How a reverse mortgage works

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A reverse mortgage is a type of retirement property. This financial service was launched in the U.S. and is now also offered in several European countries, including Germany and Austria.

A reverse mortgage is a loan agreement, which uses a property as collateral. The loan can be paid in a lump sum or in monthly installments. The homeowner retains ownership and can continue to live in his property.

With a securitized mortgage, interest and repayment is to be deferred. The debt burden is built – in contrast to the normal construction loan – from year to year, hence, the term reverse mortgage.

The loan repayment is only after the death of the borrower or when moving out of the property – for example, when moving into a nursing home. The heirs can get the loan from its own assets, using a new loan or by selling the property.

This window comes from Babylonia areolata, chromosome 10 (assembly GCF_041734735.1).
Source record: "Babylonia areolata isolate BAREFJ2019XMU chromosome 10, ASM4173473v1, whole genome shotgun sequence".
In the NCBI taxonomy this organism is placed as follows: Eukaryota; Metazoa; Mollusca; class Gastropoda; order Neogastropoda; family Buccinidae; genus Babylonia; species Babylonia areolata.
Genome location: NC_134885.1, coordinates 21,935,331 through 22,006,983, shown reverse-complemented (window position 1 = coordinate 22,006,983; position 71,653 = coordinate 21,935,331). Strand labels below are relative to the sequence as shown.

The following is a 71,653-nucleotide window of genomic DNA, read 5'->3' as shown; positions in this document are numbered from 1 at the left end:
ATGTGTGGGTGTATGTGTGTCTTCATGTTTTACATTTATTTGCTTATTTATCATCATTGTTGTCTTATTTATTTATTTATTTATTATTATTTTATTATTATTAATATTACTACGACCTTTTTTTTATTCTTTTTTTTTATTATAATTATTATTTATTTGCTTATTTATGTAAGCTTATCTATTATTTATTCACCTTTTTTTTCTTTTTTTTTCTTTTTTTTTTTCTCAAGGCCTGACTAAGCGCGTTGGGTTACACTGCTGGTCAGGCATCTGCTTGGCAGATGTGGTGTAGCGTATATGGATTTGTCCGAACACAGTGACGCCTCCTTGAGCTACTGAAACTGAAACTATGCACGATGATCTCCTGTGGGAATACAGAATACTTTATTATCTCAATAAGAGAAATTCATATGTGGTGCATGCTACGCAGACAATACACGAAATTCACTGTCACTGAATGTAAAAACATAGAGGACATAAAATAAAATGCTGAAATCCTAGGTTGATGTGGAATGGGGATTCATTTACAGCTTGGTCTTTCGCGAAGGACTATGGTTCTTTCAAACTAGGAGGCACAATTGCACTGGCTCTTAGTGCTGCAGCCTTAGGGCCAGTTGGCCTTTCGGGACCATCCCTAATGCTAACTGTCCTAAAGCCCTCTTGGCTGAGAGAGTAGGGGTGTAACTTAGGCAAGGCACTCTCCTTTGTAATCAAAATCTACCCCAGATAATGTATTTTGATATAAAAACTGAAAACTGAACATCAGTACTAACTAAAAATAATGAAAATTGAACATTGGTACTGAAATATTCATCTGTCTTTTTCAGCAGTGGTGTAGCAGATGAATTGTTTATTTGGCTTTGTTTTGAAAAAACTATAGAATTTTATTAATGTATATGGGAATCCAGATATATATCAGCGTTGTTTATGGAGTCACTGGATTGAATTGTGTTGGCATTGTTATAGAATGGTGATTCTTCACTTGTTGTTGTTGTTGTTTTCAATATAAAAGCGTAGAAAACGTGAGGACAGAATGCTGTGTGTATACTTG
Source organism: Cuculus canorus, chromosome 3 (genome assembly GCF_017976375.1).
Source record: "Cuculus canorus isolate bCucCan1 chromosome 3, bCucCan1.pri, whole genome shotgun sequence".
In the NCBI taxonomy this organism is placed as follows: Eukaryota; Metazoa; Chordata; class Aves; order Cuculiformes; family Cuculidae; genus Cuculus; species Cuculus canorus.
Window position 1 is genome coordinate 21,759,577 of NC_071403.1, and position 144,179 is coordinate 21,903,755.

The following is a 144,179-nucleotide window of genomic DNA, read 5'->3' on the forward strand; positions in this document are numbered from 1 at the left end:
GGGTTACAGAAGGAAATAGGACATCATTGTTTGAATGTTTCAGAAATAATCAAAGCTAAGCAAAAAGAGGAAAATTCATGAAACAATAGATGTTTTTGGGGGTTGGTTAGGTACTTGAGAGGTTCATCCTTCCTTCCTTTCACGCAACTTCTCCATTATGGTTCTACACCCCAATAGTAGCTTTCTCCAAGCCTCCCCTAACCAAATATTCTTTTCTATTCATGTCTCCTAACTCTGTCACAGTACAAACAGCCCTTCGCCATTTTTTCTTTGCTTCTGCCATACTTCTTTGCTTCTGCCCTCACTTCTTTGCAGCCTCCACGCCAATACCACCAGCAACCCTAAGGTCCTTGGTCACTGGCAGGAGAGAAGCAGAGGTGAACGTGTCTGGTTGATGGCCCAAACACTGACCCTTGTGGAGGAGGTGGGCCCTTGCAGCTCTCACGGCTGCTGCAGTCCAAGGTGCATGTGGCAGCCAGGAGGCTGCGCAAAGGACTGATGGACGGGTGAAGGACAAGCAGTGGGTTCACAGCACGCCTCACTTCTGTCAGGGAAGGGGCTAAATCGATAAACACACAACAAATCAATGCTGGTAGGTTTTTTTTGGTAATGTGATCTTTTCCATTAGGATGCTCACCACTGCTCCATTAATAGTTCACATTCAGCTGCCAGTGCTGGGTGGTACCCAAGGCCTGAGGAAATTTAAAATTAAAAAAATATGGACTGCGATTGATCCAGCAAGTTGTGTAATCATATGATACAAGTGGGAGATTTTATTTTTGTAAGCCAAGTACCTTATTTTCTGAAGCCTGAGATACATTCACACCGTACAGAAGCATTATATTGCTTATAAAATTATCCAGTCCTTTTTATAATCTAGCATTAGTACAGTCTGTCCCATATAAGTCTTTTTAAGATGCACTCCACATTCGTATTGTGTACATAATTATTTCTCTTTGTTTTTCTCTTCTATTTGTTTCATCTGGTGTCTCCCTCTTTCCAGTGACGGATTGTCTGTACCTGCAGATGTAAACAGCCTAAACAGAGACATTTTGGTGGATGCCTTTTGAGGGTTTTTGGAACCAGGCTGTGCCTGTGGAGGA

Or the bank recovers the property and pays any surplus to the heirs. The borrowers are protected from eviction as long as a partner of the borrower maintains residence in the house.

Reverse mortgages help homeowners who do not own any major financial assets and possibly earn a low income or have insufficient retirement funds.

Hence, a monthly payment of the loan agreement with the variant that the borrower remains in the home, similar to the construct of lifelong living right. In the U.S., the number of users of reverse mortgages has increased six-fold between 2001 and 2006 and rising steeply.

The problem for homeowners is that only high-value, debt-free property can achieve a significant retirement in a good location. Those who owns low value properties or still paying off a mortgage hardly benefit.

The homeowner can always expect only a much lower payment than would be mathematically shown by the market value and the purely statistical life expectancy.

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